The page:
I can’t remember if this was a choice for the July book club, but I know I bought it at the same time. It was either an option that I wanted to read, or a “people who bought this book also liked…” option. Those things reel me in every time. It’s an interesting read, though I suspect people who know more about classic (1900-1950’s) Hollywood are going to find it a fairly dull re-tread. For the most part Petersen simply retells some of the scandals of Hollywood and she attempts to tie those scandals to the studio system: its development, heyday, and eventual downfall. Even more than that, she’s looking at the image of each individual and showing how that image could either bind them into rigidity, creating the scandals when they stepped too far out of the accepted allowance for that image, or allow them to survive a scandal because the incident was within allowable parameters for that iconic image.
Petersen takes two stars from each decade of movie making, starting in the 1900s and describes their lives and the press and image that shaped their fortune. She selected one star who survived their ‘scandal’ and one who was destroyed by it. While I was reading it I was very much aware of what the public expectations for a particular image were and how that contributed to their stardom and perhaps downfall. For example, Mae West completely revolutionized sexuality in the early 30s, and she played on that. However, she was also in her early 40s when her stardom was at its peak. The revelation of this, plus her wild (for the time) behavior, sunk her star and people stopped going to see her movies. In addition, Fatty Arbunkle, who played the genial, sexless fat man and when it was revealed he had sexual desire, it completely sunk him. This isn’t exactly the argument that Petersen is making in the book, but it’s what was constantly on my mind as I read the book.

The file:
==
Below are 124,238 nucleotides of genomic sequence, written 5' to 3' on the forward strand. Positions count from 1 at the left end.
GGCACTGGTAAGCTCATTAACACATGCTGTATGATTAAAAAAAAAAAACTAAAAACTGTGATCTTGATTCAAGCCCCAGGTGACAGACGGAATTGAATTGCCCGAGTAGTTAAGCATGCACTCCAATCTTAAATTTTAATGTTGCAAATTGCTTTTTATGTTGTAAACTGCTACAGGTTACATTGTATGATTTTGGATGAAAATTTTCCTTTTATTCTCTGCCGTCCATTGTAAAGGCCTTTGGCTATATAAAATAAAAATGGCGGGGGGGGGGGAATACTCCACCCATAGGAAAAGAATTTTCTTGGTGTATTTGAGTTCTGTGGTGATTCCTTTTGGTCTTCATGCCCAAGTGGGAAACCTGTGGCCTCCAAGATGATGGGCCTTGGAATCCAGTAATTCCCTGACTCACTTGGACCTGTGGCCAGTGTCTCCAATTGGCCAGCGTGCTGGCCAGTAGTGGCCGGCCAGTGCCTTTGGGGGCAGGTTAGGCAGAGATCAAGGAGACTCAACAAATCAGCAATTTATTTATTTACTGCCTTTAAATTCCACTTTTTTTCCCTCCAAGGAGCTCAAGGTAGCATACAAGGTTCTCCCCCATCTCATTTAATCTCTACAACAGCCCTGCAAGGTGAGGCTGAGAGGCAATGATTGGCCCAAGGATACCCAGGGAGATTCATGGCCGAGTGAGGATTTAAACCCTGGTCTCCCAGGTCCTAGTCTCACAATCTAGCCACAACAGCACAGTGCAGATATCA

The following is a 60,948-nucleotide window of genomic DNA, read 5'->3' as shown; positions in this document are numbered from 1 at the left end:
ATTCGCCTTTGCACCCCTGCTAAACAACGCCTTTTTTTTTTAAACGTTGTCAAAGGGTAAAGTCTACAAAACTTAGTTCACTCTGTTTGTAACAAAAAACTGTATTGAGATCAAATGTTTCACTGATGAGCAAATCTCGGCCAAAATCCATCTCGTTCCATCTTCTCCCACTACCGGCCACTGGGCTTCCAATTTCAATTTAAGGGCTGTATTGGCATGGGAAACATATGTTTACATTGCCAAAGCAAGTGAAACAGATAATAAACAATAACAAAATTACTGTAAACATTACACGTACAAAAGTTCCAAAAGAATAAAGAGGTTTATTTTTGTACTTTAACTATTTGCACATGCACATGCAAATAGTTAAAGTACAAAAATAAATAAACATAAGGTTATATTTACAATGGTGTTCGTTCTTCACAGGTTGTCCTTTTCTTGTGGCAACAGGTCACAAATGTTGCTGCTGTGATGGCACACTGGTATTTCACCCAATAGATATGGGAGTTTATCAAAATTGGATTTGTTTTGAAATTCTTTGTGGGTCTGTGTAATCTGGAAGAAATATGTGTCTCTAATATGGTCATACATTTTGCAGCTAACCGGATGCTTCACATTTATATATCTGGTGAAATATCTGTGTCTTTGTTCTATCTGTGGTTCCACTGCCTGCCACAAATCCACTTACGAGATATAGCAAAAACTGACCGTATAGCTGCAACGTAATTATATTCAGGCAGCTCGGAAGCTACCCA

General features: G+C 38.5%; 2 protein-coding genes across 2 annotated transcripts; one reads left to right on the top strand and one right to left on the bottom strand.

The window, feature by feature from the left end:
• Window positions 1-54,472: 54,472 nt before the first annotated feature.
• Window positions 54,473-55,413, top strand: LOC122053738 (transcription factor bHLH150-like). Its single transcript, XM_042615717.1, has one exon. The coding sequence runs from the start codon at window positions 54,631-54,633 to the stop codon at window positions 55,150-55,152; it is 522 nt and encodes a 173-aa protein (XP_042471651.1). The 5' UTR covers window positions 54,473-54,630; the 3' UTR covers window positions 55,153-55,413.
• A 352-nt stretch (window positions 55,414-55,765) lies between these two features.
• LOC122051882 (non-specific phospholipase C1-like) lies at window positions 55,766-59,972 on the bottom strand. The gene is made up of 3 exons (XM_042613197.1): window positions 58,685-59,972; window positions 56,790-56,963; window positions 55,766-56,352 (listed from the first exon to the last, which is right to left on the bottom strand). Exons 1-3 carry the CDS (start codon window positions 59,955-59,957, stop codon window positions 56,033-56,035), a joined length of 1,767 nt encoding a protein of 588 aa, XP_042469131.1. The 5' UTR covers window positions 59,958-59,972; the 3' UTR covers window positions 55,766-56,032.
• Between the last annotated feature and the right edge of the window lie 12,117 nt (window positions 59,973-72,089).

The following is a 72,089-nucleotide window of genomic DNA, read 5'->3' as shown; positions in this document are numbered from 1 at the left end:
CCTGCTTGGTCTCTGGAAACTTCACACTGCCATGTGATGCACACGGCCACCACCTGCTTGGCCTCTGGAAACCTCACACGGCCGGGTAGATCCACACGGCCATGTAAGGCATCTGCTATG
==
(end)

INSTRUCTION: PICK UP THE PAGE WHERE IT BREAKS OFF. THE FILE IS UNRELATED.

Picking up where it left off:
I think if you’re relatively unfamiliar with any one of these periods in history of Hollywood, then this will be an interesting read.